ICSID Review – Foreign Investment Law Journal Blog Series
By Tobias Ackermann & Sebastian Wuschka
In February 2022, Russia dramatically escalated its conflict with Ukraine by commencing a large-scale invasion. At the time of writing, the fighting continues with the frontlines shifting constantly. The unlawfulness of Russia’s acts of aggression and declared annexations of further parts of Ukrainian territory is a clear-cut issue. Regrettably, the war is being waged as it was started: There is evidence of egregious violations of international humanitarian law and the commission of war crimes. Equally, Russia’s war of aggression causes severe damage to Ukrainian infrastructure and other sectors into which foreign investment usually flows. This post and the ICSID Review Note on which it is based shed light on the possibility to seek redress through investor-State arbitration.
Continued Application of Investment Treaties during Armed Conflict
Several Ukrainian investors have successfully relied on the 1998 Russia–Ukraine BIT to seek compensation for losses suffered after Russia’s annexation of Crimea. Similar claims may be brought in the context of the Russian invasion, as a notice of dispute by Ukraine’s Energoatom shows. Beyond that, Russia has concluded many other investment treaties, including with countries from which substantial foreign direct investment flows to Ukraine (on the Russian treaty model and in particular limitations with respect to the consent to arbitration, see Rubins and Nazarov, pp. 102-106). For investments made prior to Russia’s formal termination of the Energy Charter Treaty’s provisional application in 2009, claims may arguably also still be brought under the survival clause contained in its Article 45(3)(b).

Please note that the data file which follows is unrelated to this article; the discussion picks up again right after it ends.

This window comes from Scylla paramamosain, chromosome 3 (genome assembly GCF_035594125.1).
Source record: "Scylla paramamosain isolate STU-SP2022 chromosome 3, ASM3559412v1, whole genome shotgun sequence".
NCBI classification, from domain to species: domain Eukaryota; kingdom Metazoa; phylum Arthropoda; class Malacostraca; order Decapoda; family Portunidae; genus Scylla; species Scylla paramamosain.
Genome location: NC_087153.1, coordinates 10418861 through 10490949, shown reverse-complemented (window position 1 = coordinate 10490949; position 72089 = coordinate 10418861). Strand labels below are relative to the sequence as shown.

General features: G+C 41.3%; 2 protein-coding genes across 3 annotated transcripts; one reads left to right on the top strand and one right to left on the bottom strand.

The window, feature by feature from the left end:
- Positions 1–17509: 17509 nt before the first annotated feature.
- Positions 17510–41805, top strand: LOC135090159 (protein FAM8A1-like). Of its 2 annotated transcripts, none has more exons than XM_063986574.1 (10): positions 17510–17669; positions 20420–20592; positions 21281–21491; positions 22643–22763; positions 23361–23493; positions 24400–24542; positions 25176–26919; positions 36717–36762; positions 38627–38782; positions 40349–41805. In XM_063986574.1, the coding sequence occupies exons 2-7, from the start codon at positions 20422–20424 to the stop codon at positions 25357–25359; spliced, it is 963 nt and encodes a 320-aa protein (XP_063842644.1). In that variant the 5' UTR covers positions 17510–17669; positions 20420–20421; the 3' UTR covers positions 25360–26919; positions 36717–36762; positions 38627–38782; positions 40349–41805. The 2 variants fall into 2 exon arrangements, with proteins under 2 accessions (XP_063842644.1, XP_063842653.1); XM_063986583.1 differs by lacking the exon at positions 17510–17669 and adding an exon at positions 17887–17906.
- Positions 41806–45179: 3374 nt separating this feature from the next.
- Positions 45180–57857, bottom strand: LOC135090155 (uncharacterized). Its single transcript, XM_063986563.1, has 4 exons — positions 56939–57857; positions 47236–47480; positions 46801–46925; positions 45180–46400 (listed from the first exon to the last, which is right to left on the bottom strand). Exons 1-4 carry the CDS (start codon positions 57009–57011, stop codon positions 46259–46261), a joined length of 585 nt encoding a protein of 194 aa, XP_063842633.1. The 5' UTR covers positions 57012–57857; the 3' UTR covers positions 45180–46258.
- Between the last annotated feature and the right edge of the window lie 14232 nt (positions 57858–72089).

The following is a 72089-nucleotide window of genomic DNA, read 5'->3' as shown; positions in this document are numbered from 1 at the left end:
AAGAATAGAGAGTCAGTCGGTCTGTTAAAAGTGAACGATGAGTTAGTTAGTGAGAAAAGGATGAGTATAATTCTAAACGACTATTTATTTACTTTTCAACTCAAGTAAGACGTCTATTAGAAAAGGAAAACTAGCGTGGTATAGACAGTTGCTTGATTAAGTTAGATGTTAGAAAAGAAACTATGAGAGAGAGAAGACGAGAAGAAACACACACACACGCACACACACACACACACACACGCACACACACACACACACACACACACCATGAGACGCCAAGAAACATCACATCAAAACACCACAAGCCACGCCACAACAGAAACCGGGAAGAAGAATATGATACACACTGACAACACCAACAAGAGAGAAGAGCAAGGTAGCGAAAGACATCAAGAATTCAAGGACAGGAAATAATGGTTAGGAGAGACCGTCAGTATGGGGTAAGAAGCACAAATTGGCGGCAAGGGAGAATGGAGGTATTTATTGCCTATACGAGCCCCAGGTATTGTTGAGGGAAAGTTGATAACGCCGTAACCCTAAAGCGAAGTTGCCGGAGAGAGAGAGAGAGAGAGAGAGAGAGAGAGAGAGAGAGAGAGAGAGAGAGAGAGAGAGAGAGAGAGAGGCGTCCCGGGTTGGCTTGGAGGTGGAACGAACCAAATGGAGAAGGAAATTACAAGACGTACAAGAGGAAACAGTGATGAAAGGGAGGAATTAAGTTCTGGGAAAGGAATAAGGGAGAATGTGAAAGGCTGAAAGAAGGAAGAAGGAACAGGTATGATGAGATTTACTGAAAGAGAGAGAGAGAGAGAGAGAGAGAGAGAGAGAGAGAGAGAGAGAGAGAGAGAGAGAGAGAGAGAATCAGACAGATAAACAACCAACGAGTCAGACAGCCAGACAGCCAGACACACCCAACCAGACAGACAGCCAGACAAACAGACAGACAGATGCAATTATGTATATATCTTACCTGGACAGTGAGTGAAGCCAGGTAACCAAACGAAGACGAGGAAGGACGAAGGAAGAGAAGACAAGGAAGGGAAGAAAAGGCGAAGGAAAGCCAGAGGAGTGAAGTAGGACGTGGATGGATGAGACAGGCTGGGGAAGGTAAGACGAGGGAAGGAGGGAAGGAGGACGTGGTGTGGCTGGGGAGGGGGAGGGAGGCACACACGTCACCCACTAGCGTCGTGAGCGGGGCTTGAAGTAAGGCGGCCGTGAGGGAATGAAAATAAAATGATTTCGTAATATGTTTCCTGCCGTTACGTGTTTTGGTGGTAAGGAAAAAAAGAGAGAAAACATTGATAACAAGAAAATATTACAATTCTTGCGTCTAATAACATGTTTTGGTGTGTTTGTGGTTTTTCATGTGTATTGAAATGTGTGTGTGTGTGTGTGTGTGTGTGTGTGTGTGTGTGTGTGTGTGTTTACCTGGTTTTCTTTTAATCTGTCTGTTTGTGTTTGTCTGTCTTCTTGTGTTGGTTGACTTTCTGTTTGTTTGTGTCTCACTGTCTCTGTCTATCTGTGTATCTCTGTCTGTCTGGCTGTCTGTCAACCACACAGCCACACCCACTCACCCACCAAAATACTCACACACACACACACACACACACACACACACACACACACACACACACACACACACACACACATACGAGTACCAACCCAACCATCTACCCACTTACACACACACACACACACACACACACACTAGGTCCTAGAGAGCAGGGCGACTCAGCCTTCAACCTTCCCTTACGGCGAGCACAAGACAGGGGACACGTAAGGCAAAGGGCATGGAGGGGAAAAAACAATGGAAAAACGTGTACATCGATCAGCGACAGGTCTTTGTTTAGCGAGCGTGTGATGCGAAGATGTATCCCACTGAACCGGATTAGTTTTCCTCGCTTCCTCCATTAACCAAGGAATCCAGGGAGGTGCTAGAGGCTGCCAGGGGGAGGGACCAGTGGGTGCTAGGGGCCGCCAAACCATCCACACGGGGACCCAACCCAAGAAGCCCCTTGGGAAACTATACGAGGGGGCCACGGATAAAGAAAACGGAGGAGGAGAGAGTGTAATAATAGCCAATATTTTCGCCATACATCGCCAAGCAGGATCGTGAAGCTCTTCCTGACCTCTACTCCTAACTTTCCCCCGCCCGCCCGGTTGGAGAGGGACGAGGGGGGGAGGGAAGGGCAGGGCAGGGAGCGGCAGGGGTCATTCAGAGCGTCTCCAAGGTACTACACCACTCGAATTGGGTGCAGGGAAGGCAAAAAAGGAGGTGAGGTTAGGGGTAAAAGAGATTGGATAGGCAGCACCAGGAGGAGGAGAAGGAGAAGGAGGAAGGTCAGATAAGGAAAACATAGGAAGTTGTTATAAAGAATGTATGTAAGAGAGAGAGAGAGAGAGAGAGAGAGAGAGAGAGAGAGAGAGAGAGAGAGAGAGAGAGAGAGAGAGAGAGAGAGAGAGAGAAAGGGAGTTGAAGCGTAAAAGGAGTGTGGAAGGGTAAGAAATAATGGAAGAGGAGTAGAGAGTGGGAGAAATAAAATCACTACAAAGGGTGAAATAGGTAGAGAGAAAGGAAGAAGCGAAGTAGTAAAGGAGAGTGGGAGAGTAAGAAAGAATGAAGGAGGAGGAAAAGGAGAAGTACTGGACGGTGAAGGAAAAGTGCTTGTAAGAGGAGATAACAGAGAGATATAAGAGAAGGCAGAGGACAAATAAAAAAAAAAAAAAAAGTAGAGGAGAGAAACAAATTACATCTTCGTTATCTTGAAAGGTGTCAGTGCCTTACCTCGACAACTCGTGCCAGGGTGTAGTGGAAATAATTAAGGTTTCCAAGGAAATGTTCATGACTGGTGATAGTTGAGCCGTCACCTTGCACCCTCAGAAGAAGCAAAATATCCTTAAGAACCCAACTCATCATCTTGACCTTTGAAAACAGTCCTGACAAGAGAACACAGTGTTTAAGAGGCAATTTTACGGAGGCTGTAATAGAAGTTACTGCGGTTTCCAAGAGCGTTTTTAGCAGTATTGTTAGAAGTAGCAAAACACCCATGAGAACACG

Historically, the outbreak of war may have automatically abrogated most treaty relations between belligerents. Today, after the outlawry of war, a presumption of continuity has replaced this rule of treaty termination. While the International Law Commission has proposed further rules on the matter, investment treaties generally remain in operation also under the ILC’s Draft Articles on the Effects of Armed Conflicts on Treaties. Their continuing operation is based on the notion that they are designed to provide stable protection to foreign investors and their investments regardless of diplomatic and political quarrels. The inclusion of provisions that specifically address issues of armed conflict in many investment treaties further indicates that State parties have intended them to continue to apply in this context.
The Territorial Scope of Investment Treaties
The territorial scope of application of investment treaties is more difficult to identify in case of armed conflict. Although this aspect usually is a non-issue in arbitral proceedings, already Russia’s annexation of Crimea and the subsequent investment cases have brought about change. All of these cases raised the question whether the 1998 BIT could apply to Russia’s actions on the Crimean Peninsula, which de jure remains part of Ukraine but is effectively controlled by Russia. A second question raised by these cases was whether the BIT could apply to what essentially had been domestic investments made and held by Ukrainian investors prior to the annexation. These questions have generally been answered affirmatively both by the relevant tribunals (see as an example Privatbank and Finilon v. Russia, Interim Award of 27 March 2017) as well as Dutch (see here, here and here), French and Swiss courts during set-aside proceedings.